JpGU-AGU Joint Meeting 2017

Presentation information

[JJ] Oral

A (Atmospheric and Hydrospheric Sciences) » A-OS Ocean Sciences & Ocean Environment

[A-OS27] [JJ] Physical, biogeochemical, and ecological aspects and their mutual relations in the Indian Ocean

Sun. May 21, 2017 9:00 AM - 10:30 AM 303 (International Conference Hall 3F)

convener:Yukio Masumoto(Graduate School of Science, The University of Tokyo), Hiroaki Saito(Atmosphere and Ocean Research Institute, the University of Tokyo), Iwao Ueki(JAMSTEC Japan Agency for Marine-Earth Science and Technology), Chairperson:Yukio Masumoto(Graduate School of Science, The University of Tokyo), Chairperson:Hiroaki Saito(Atmosphere and Ocean Research Institute, the University of Tokyo), Chairperson:Iwao Ueki(JAMSTEC Japan Agency for Marine-Earth Science and Technology)

9:00 AM - 9:15 AM

[AOS27-01] Impact of terrigenous materials on satellite bio-optical variables in the Bay of Bengal

*Eko Siswanto1, Md Latifur Rahman Sarker2,3 (1.JAMSTEC, 2.Univ. Tek. Malaysia, 3.Rajshahi Univ.)

Keywords:Remote sensing, Ocean color, River discharge, Aerosols, La Nina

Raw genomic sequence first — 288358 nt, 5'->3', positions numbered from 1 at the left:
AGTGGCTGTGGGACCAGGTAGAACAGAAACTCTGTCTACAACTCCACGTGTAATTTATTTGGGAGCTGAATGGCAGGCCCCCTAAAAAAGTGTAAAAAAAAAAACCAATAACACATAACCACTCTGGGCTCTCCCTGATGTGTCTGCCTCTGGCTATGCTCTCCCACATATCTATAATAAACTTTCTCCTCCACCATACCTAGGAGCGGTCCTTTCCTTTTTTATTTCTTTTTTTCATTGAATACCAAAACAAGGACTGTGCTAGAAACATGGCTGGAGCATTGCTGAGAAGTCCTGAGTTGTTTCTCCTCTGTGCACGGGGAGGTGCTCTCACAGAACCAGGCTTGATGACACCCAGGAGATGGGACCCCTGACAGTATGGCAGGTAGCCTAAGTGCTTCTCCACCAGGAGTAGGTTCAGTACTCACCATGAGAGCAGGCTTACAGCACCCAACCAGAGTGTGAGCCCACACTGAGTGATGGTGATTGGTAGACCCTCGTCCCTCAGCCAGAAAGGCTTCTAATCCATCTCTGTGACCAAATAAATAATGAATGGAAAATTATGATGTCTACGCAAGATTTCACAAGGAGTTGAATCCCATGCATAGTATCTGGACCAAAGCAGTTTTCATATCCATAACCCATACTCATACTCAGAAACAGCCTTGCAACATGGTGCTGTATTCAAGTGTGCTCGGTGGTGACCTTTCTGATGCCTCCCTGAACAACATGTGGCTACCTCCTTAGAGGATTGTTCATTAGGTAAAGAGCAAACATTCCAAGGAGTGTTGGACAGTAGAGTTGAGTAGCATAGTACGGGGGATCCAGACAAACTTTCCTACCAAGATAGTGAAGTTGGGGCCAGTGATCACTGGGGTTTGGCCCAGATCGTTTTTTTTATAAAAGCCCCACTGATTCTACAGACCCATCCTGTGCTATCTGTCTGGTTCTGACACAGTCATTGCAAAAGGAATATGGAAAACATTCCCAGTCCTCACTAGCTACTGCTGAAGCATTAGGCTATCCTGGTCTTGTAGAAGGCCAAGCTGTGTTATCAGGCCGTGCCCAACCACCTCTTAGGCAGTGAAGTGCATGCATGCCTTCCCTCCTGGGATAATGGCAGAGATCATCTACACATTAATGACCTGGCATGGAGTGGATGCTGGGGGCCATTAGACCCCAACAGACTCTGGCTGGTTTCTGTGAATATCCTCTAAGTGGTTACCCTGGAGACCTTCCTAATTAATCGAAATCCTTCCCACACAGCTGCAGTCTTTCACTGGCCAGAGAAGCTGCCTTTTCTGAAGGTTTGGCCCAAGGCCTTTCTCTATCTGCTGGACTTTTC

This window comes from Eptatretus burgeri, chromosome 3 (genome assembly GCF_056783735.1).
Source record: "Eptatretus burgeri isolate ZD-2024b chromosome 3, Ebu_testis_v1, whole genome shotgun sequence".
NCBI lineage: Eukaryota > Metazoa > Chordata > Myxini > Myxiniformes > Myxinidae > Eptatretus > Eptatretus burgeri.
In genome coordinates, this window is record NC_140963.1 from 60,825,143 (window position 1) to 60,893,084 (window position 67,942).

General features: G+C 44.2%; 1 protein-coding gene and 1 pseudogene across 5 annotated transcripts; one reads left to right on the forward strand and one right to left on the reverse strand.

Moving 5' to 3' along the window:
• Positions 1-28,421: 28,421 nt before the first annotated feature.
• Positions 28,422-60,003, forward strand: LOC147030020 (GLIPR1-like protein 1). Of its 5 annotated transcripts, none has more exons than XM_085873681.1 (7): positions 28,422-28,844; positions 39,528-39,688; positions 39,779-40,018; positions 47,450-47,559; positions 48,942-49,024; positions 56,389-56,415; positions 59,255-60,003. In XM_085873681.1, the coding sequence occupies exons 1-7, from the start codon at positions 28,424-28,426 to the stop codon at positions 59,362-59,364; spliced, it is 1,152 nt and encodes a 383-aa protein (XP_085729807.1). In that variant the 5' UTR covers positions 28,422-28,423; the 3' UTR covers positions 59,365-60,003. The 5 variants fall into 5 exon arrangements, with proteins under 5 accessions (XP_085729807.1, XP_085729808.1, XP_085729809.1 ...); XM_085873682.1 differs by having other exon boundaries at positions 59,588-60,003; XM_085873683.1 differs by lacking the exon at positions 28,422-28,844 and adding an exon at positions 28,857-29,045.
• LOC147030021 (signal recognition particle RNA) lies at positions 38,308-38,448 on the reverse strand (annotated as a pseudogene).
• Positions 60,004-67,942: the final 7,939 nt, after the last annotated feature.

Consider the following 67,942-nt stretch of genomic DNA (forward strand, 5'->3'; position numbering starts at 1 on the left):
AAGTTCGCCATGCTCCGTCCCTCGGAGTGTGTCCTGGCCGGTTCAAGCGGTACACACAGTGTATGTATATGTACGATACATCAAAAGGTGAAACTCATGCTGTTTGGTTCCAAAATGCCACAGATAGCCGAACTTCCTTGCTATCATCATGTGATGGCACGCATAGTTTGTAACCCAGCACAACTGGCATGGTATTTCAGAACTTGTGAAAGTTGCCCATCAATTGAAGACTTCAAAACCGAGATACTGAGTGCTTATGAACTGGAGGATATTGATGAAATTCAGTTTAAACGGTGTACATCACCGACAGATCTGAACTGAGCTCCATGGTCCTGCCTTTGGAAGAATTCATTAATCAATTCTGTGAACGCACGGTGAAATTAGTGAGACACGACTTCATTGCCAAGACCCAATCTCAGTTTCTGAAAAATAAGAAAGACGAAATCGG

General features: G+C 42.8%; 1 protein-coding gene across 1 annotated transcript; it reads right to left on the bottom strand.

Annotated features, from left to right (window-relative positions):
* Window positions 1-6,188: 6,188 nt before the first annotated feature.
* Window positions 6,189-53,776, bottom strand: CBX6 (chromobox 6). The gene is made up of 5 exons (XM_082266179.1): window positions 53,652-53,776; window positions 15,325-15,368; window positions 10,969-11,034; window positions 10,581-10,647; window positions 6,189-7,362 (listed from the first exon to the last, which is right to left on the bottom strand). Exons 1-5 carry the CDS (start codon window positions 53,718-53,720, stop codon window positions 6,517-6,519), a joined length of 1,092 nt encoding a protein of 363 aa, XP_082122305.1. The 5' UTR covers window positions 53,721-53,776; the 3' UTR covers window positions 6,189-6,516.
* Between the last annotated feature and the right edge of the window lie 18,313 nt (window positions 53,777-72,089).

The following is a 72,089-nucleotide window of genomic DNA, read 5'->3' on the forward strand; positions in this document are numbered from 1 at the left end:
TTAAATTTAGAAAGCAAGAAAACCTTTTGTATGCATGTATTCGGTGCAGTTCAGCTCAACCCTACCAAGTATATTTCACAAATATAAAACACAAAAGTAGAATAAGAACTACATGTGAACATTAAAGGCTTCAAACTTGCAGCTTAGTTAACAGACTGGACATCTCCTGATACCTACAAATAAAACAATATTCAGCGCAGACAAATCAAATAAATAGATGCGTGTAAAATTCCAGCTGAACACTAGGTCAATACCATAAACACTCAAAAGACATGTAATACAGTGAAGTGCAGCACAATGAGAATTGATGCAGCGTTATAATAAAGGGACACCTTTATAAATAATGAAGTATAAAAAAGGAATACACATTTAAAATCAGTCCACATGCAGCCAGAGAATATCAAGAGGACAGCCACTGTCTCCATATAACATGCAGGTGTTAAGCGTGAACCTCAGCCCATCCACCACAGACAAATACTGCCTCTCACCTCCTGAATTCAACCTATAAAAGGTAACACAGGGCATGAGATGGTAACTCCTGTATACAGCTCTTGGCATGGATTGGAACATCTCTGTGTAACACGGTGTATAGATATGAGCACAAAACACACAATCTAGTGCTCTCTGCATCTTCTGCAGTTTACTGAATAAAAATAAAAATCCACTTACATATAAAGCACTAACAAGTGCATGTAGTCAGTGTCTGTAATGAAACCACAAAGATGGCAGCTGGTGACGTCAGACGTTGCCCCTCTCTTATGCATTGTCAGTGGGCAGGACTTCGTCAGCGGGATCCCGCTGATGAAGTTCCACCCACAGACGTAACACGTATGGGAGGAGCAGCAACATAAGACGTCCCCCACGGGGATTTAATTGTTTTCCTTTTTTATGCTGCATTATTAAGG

Transported by atmospheric deposition and river discharge, the Bay of Bengal (BoB) largely receives terrigenous iron-contained alluvial dust and dissolved inorganic nitrogen, the micro-macro nutrients which fuel phytoplankton growth and ocean primary productivity (e.g., Jutla et al. 2011; Srinivas et al. 2012; Narvekar and Kumar 2014; Sarangi 2016). Besides nutrients, river discharge also supplies the BoB suspended sediment and dissolved organic carbon, the sizable presence of which may be detrimental for phytoplankton growth and primary productivity. To date however, there is no information how the long-term river discharge variability may interannually affect the above-said in-water bio-optical variables in the BoB. In this analysis, by utilizing satellite-retrieved remote sensing reflectance (Rrs), the optical variables of chlorophyll-a concentration (Chl-a, a proxy for ocean primary productivity), total suspended matter concentration (TSM), and colored dissolved organic carbon absorption coefficient (CDOM) were derived within the period from September 1997 to December 2015. In-situ Ganges-Brahmaputra River (GBR) discharge (a proxy for nutrient input), and satellite-derived rain rate (RR) within the same time-span were also analyzed, and their interannual impacts on the ocean color variables were identified. The flood season in the GBR basin is in summer with the peak (in August) approximately lagged RR (in July) by one month. Chl-a, TSM, and CDOM in the BoB had larger non-seasonal component variances than seasonal ones, indicating that they might be sensitive to climate changes. Observing meridional distributions, the coastal water (with high bio-optical variables) can be roughly separated from the open ocean (with low bio-optical variables) approximately at 21°N. In summer of the years 1998, 2007, and 2011 however, it was obvious that bio-optical variables dispersed more southward to occupy the open ocean. In the same periods, RR and GBR discharge were remarkably higher than those during the normal summer season. This might indicate that high GBR discharge caused by high RR during summers 1998, 2007, and 2011 supplied terrigenous nutrients, suspended solid, and dissolved organic carbon into the BoB. In addition, the summers in 1998, 2007, and 2011 were the moderate La Niña periods, and it is well known that summer rainfall in the upstream GBR basin was anomalously high during La Niña years (e.g., Chowdhury 2003; Cai et al. 2015). Even though the aforesaid results showed increments of bio-optical variables through La Niña teleconnections with RR and GBR streamflow, further analysis is required to clarify whether any factors other than GBR discharge may also modulate the bio-optical variables. This is because, strengthened physical factors such as, wind speed, surface current, and vertical mixing, may entrain nutrients, suspended sediment, and dissolved organic carbon from deeper layer. Terrigenous alluvial dust deposition may also fertilize the BoB, thereby may also enhance Chl-a at interannual time-scale. La Niña teleconnections with atmospheric alluvial dust, wind speed, current, and vertical mixing in the BoB also need to be investigated. Therefore, we will analyze other geophysical variables such as, satellite-derived aerosol absorbing index (a proxy for alluvial dust), wind speed, surface ocean current, and reanalyzed mixed layer depth data, and identify whether or not those factors also interannually modulate the BoB bio-optical variables.